Roughly a month after confirming the forthcoming launch of Windows Marketplace for Mobile, Microsoft is finally beginning to address specifics of the virtual application storefront, and for developers there's both good news and bad. When Windows Marketplace for Mobile debuts in 29 countries later this year (premiering in tandem with the new Windows Mobile 6.5 OS), Microsoft will hand over 70 percent of all revenues and award developers the flexibility to set their own prices in each international market, promising an opportunity to maximize revenues based on targeted pricing strategies.
No less important, Microsoft has vowed transparency throughout the certification process, signaling a significant break from rival Apple's App Store, which has consistently vexed developers with its often inscrutable application certification processes. Windows Marketplace for Mobile guarantees developers detailed feedback during and after the approval cycle, and Microsoft adds it will run a rigorous certification and testing process before WinMo apps go to market. Microsoft said further details will follow once Windows Marketplace for Mobile registration opens in the spring.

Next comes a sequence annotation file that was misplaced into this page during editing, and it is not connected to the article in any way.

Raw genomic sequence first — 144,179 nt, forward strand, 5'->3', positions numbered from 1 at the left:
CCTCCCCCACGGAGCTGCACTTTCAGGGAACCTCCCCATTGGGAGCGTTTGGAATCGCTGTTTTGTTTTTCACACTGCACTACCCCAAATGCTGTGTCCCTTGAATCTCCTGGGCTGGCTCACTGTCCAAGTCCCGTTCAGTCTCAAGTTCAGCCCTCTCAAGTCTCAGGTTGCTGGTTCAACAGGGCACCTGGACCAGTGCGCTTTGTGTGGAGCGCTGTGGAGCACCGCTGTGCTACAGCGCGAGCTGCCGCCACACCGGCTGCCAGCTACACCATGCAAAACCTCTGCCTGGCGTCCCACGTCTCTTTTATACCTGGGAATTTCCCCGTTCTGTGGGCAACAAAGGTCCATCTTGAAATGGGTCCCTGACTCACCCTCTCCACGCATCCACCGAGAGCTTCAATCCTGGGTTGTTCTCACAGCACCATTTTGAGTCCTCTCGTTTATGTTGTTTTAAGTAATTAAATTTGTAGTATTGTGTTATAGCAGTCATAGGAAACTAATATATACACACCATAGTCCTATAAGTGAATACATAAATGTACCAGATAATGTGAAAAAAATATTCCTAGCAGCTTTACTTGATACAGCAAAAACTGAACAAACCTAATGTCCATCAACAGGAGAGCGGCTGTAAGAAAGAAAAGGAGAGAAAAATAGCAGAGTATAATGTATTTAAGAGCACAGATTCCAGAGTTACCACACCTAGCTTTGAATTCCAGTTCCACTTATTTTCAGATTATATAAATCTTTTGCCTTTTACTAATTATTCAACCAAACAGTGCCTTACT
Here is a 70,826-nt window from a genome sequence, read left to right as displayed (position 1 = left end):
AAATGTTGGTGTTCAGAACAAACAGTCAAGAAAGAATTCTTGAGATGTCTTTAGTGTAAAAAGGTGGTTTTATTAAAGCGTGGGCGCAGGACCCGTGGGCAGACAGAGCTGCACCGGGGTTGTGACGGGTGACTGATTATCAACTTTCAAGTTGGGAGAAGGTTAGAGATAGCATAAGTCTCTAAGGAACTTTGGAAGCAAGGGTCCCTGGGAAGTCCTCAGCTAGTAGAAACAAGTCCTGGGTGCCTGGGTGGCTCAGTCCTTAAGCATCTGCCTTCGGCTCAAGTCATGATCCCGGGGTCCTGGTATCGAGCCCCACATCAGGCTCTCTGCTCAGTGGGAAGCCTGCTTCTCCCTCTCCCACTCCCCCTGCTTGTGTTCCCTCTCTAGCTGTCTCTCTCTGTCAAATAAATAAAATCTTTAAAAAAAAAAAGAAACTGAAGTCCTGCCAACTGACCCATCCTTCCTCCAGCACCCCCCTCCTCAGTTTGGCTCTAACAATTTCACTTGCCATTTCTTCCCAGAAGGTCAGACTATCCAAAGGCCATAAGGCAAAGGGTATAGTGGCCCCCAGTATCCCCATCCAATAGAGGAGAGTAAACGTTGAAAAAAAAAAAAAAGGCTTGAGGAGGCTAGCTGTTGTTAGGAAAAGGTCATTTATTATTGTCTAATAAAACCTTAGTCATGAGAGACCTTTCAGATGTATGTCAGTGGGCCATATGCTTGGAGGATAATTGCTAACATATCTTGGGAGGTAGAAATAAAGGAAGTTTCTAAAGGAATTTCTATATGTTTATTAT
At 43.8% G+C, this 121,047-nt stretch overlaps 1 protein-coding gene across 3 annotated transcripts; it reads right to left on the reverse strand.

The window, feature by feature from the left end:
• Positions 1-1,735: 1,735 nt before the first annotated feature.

Like Apple, Microsoft will institute an annual Windows Marketplace registration fee of $99. Unlike Apple, however, Microsoft is also choosing to limit the number of applications that developers can submit per $99 fee to just five--each additional app submission thereafter will cost another $99. Conventional wisdom suggests that the five-app restriction is Microsoft's passive-aggressive solution to making sure that Windows Marketplace for Mobile isn't overrun with the myriad 99 cent apps piling up in the App Store, except that line of thinking overlooks one crucial detail: Some of those cheap iPhone apps have generated a substantial amount of revenue for developers. The policy makes no sense at all--if anything, it seems more likely to encourage developers to slap 99 cent price tags on apps they might otherwise give away for free, guaranteeing they get at least some bang for their buck. Either that, or it will simply discourage developers from creating apps for Windows Mobile, period--assuming Microsoft's previous mobile missteps haven't already turned off programmers for good, that is. -Jason